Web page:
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Thinking long term about schools

This article was originally published in The Notebook. In August 2020, The Notebook became Chalkbeat Philadelphia.

“The city spends $58,000 yearly on each adult inmate, $70,000 on each juvenile – nearly ten times what it spends to educate a child in its public schools.”

This quote is from “Amazing Grace: The Lives of Children and the Conscience of a Nation” by Jonathan Kozol. The author was referring to New York City in 1995. I wonder, however, if similar words might be true now, right here in Philadelphia.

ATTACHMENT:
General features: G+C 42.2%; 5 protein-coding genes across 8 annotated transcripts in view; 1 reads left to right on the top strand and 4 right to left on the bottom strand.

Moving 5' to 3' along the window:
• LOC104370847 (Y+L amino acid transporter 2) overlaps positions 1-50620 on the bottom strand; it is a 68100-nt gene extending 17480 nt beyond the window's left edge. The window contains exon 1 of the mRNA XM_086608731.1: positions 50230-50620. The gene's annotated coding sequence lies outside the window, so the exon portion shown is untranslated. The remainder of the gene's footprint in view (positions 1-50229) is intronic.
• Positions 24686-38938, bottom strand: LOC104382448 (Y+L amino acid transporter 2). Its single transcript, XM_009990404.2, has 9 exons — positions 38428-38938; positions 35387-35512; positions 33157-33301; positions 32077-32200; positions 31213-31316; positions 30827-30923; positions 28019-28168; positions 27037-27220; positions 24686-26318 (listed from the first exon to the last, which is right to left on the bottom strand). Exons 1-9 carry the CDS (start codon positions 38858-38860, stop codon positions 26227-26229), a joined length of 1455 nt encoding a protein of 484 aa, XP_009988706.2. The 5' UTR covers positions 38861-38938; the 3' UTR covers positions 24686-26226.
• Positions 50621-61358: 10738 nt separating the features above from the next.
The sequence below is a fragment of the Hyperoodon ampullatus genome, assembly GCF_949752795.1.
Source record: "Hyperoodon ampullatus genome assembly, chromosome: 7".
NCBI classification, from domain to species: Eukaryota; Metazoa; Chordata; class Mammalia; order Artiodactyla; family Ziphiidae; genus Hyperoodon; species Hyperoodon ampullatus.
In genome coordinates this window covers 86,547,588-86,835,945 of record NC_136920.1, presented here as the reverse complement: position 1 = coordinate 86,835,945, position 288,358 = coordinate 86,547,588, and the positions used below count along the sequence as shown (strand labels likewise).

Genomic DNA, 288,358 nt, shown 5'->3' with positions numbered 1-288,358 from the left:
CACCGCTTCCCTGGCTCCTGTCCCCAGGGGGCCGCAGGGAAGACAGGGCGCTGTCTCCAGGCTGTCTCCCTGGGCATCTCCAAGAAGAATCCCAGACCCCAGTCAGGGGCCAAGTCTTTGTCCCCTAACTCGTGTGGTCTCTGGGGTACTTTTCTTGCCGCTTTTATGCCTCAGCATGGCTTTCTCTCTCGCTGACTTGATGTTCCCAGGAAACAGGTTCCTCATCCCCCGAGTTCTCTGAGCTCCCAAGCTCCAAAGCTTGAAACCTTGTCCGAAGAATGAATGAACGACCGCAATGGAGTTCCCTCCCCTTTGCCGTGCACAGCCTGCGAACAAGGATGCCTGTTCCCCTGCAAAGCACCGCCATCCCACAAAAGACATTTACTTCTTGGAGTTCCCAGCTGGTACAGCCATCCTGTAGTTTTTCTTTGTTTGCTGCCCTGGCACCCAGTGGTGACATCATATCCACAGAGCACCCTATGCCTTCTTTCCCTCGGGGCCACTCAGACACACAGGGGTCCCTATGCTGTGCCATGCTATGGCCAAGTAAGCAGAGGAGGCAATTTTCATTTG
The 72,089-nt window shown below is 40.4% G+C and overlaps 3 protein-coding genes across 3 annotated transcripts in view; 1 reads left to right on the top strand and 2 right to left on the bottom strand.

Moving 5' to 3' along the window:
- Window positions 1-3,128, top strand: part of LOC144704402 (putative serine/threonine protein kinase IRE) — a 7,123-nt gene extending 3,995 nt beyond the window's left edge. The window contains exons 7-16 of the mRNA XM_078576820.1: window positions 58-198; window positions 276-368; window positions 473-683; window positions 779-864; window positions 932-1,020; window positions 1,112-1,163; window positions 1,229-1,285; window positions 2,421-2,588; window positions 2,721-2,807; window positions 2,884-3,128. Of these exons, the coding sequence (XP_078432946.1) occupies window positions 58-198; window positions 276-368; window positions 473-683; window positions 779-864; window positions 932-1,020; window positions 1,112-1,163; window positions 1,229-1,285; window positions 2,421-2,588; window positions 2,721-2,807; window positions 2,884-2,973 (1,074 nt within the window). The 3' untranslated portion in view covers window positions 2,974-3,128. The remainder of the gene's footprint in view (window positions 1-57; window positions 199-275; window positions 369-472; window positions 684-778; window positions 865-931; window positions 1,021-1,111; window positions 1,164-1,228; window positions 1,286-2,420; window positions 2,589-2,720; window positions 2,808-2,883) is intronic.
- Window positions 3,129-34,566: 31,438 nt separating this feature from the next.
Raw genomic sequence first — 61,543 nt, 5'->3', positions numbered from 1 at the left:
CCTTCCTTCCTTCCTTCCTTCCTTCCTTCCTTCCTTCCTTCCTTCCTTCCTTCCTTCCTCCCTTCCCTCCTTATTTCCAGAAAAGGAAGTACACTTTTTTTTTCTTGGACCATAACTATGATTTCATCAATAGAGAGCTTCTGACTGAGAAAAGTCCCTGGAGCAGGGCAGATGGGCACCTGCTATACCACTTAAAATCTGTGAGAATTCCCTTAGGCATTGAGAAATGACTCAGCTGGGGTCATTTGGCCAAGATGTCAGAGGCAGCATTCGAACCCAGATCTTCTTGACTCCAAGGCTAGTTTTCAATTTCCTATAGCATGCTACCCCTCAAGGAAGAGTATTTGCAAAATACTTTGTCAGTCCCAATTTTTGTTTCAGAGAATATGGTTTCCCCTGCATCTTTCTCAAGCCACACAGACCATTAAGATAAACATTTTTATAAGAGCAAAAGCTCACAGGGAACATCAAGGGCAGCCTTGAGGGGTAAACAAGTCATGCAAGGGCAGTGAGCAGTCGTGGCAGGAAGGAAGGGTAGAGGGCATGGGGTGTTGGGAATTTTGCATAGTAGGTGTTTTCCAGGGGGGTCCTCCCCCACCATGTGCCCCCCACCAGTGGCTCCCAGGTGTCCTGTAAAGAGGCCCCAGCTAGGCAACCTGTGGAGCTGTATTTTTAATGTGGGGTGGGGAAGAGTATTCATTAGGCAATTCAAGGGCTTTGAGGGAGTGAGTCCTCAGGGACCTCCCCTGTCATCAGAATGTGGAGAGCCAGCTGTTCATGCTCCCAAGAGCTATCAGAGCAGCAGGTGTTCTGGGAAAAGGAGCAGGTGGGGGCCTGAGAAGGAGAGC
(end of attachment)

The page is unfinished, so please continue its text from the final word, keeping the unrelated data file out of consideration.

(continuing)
I hear our servants in Harrisburg saying, “Oh, but prisons are important too. Don’t you want to be safe on the streets? Then you will have to sacrifice some of the frills which the schools have been enjoying.”

That may sound convincing if you’re thinking of the short term. But let’s think of the long term for a moment. Let’s think of what might happen if we reopened some of those closed schools, reduced the student load in some of those classrooms, and reinstated some of those frills.

That might reduce some of the need for prison space 20 years from now.

So which way would you like to do it?

Thomas Robertson

The writer is a former English teacher in South Korea.

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